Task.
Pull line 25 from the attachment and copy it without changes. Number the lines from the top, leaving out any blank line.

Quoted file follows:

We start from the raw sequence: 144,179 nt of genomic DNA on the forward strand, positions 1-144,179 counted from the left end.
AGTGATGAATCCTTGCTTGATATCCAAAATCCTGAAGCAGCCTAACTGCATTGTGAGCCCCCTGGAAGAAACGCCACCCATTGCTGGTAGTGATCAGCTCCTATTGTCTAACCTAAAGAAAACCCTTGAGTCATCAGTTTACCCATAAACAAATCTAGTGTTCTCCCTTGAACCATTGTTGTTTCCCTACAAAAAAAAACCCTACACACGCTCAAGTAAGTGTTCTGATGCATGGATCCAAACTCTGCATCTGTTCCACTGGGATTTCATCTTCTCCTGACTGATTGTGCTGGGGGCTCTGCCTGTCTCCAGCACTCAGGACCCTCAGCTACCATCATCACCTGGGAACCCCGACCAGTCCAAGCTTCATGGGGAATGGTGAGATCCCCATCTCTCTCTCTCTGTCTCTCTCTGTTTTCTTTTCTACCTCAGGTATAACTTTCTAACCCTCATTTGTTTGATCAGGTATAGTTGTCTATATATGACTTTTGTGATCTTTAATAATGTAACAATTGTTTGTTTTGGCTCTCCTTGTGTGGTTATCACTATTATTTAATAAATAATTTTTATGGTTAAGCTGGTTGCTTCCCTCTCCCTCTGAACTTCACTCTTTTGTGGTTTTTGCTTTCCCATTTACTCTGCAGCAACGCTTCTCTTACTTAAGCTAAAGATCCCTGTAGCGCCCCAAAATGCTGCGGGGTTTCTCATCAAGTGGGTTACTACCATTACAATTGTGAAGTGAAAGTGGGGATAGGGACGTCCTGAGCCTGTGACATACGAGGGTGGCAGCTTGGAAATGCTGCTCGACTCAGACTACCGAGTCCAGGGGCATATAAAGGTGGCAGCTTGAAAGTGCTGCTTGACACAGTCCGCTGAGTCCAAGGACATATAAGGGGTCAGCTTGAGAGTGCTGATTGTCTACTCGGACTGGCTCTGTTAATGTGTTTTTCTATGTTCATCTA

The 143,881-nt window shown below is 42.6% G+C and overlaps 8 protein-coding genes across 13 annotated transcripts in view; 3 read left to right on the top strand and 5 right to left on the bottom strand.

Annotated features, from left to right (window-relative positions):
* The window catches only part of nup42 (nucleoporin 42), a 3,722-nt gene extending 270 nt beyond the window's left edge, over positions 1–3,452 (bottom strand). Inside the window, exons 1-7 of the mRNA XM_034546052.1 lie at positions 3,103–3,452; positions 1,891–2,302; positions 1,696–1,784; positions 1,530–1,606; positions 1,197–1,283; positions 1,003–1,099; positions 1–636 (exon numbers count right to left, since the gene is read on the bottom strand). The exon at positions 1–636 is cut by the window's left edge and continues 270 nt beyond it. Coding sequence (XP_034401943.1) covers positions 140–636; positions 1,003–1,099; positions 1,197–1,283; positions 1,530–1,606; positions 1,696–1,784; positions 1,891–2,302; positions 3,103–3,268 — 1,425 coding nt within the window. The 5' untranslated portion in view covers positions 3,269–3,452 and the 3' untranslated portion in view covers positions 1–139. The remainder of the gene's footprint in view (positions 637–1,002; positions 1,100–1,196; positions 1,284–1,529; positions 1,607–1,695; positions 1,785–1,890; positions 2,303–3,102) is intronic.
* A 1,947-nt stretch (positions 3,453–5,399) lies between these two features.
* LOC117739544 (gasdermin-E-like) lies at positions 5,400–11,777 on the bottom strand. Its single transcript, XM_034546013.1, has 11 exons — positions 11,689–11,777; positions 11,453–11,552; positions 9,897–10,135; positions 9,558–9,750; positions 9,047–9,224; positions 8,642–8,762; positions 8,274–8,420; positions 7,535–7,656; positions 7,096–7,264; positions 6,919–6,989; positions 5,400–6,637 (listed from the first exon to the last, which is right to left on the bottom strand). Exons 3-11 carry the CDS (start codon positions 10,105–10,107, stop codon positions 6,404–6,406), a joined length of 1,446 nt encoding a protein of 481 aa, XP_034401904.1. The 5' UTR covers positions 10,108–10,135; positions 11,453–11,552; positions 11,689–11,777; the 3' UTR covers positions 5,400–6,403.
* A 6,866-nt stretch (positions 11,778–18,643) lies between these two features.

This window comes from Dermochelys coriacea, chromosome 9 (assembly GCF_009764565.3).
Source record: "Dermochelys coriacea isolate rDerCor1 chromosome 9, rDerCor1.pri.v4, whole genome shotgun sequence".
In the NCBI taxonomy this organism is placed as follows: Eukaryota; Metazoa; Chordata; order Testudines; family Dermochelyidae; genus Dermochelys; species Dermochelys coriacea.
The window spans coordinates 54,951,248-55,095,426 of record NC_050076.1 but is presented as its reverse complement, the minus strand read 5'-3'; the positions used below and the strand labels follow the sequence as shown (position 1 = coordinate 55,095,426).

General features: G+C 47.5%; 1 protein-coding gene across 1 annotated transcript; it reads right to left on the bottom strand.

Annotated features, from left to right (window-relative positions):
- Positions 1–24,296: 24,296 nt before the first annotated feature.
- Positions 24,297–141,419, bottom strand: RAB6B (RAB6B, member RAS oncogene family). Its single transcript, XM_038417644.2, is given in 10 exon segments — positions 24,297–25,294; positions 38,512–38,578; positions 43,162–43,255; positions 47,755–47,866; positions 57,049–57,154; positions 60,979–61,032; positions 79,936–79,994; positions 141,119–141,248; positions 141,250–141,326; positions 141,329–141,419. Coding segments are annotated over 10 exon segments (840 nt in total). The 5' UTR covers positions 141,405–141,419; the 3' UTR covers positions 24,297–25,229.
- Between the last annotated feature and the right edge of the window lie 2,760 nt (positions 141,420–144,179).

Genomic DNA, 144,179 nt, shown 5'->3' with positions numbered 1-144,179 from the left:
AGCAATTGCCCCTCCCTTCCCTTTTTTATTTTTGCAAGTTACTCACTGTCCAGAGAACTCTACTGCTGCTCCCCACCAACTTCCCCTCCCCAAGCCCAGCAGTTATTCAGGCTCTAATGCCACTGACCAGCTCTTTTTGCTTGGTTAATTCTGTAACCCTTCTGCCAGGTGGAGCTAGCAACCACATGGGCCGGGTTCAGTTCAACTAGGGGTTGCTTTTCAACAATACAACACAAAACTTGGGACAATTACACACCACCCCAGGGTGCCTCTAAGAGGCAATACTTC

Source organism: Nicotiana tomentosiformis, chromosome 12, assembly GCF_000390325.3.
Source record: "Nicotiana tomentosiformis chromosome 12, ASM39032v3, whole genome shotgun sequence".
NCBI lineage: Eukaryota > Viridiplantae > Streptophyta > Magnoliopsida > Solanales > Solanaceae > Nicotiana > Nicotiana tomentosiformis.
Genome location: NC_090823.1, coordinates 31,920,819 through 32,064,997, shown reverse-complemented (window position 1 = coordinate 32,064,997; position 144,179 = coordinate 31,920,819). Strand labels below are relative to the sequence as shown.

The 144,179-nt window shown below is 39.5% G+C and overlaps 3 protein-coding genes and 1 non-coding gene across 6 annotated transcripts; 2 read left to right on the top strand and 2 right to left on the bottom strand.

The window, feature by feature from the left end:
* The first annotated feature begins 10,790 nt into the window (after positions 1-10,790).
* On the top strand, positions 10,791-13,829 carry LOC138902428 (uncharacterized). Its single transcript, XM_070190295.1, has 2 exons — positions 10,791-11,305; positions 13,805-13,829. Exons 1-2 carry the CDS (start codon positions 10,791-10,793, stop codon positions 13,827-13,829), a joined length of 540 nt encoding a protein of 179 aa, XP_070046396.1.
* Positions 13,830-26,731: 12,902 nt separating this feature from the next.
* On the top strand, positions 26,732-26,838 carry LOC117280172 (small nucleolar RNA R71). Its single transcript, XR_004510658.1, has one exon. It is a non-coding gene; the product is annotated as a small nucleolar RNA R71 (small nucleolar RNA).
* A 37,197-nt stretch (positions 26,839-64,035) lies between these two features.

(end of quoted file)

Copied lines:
The window, feature by feature from the left end: